This game does not use random encounters, so it’s sometimes a good idea to fight what’s available to you because battle rewards are finite. There’s plenty around to get by with, but item and equipment costs are steep enough that you can’t just buy whatever you want all the time. Quests are a good source of revenue, but they’re also a resource draw depending on how tough they are. On the subject of quests, the game offers a log of side events that give you descriptions and help to keep track of them. It even tells you how many successes or failures there were.

Let’s Wrap This Up...

The Lost is a traditional RPG in a sense, but its unique setting and clever mechanics give it an identity of its own. There’s a lot of depth to the gameplay and the story is interesting enough to keep you moving along. It’s uncertain when the full version will be ready and the demo I played was rough around the edges, but I think it has a lot of potential to be a solid game when it’s finished.

I’m rating this N/A since it’s still in development, but if it wasn’t, I’d give it a...

3.5/5 A great game in the making that just needs some cleaning up.

"Dammit, Kael..."


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Thank you very much! And especially for playing through the rest of the game, it gave me many insights in what to add/change.

I just want to point out for the readers that many things have been changed since the start of this playthrough. Even the battle mechanics have been tweaked considerably.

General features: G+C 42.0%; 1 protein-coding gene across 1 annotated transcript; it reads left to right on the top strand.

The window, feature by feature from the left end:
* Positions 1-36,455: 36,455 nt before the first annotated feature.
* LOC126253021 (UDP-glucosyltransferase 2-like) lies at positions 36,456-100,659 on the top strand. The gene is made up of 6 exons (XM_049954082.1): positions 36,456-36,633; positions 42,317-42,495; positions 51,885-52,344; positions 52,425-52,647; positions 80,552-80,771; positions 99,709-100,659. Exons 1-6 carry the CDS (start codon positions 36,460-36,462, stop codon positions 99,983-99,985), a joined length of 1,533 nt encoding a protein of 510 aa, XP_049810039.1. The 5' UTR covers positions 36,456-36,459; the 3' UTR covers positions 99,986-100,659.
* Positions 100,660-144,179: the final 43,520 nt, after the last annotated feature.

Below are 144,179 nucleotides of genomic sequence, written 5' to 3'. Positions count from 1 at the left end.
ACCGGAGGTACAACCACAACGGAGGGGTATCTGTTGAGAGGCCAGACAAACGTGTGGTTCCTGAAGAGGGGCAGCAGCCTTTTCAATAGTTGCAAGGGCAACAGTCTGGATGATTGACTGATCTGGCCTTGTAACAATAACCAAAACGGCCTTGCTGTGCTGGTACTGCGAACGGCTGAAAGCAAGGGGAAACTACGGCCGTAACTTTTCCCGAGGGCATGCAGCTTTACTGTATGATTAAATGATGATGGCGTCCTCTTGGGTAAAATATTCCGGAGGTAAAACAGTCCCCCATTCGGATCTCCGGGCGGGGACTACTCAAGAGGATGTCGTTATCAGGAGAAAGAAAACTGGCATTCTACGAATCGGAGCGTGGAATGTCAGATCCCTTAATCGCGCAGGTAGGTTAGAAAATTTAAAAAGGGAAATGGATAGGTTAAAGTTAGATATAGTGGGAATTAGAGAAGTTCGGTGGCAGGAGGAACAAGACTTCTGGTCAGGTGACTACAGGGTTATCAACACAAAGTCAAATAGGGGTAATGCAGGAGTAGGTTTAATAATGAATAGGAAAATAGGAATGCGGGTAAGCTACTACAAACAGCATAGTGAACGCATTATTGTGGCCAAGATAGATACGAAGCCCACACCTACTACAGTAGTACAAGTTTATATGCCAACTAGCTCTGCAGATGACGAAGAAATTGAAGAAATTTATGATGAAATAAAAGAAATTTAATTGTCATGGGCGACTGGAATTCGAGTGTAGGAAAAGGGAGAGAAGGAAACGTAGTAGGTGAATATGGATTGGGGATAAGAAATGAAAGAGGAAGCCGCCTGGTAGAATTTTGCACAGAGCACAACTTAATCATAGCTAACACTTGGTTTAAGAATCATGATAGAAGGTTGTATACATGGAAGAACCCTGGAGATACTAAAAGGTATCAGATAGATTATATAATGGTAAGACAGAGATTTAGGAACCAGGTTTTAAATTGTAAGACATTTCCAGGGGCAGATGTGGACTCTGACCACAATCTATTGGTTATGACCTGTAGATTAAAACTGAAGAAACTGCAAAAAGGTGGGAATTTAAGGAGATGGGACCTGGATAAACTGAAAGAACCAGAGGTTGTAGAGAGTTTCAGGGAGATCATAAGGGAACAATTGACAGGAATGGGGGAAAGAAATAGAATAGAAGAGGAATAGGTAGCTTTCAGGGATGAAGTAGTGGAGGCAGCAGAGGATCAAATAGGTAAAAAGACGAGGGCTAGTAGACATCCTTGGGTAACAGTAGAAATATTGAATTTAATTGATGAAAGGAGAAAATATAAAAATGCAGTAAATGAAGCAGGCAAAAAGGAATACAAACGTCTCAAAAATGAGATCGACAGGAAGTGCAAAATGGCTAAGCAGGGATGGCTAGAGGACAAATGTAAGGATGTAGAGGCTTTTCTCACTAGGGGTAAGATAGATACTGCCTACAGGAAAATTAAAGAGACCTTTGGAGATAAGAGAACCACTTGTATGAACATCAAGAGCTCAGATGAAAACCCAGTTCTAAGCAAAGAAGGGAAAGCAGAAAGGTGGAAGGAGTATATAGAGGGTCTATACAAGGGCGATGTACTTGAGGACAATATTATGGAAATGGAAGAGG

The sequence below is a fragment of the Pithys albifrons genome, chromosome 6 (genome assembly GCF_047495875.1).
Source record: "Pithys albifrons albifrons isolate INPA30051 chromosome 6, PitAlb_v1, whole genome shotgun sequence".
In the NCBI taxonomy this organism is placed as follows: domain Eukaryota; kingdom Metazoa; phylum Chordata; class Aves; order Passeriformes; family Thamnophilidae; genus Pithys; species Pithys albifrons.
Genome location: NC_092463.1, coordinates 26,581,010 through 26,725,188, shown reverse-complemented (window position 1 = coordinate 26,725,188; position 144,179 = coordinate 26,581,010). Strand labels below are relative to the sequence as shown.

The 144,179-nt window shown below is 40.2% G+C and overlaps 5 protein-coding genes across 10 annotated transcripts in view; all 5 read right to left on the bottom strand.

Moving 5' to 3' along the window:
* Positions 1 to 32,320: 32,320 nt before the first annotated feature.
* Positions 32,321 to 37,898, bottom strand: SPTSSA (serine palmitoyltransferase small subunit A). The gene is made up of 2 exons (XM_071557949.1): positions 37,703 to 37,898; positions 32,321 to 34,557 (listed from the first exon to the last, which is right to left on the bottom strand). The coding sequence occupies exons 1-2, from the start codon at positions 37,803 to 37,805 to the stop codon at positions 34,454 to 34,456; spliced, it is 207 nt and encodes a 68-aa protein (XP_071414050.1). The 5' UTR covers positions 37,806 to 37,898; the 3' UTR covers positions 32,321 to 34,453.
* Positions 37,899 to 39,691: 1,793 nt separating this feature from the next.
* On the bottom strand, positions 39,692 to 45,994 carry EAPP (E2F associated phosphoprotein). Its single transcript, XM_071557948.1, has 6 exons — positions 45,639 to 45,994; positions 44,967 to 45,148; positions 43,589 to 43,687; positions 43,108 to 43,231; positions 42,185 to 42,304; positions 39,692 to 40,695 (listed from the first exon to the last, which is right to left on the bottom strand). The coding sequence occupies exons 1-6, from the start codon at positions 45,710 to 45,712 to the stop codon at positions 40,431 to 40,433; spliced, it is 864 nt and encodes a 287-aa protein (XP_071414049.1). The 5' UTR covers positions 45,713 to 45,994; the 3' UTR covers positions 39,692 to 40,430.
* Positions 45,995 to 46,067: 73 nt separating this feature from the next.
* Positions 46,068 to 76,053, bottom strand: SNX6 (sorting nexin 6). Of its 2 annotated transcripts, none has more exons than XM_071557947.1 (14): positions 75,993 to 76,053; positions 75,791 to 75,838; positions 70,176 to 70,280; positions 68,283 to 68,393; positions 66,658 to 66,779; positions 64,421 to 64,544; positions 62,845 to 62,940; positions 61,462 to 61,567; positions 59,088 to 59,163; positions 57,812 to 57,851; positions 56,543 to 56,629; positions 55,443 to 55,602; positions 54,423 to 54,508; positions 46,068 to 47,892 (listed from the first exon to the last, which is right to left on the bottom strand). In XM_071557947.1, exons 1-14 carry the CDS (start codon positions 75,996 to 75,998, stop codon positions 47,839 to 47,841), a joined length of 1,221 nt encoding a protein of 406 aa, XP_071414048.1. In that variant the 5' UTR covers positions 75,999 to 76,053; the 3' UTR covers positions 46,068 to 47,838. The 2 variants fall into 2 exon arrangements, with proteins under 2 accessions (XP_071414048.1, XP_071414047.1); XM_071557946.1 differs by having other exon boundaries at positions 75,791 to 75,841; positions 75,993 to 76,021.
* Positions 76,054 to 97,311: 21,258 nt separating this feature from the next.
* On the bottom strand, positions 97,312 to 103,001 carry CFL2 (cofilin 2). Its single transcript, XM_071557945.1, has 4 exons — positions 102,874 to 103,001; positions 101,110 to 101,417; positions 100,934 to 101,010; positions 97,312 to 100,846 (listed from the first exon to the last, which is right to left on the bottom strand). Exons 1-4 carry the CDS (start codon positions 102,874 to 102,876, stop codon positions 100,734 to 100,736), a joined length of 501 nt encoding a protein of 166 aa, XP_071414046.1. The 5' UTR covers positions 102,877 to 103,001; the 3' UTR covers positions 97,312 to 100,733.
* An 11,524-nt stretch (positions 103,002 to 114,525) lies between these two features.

I hope all of you reading this will become excited and interested in the product.

Next year I will be starting the promotion of the game in several stages as we draw closer to the release at (hopefully) the end of 2021/beginning of 2022!
Great review Hali, as usual! I should try the updated version... but I am tempted to wait for the full game release in order to replay it and edit my review (coicidentally my rating was the same mentioned here). In any case good one, I guess this game is getting better and better.
I would recommend waiting longer. I'm currently pumping out a lot of new content together with lots of polish.

Story feels, grammar fixes, smoothening of gameplay, tweaking of mechanics, new content, and many other things will really make it worthwile.

I hope to release a finished beta version of the full game near the summer of 2021 for testing purposes.

You guys (testers, feedbackers, revieuwers, etc.) really made this game into what it eventually will be!
RMN's Official Reviewmonger
Feel free to ask for a revised opinion once it's complete! Although you will have to wait in the queue again...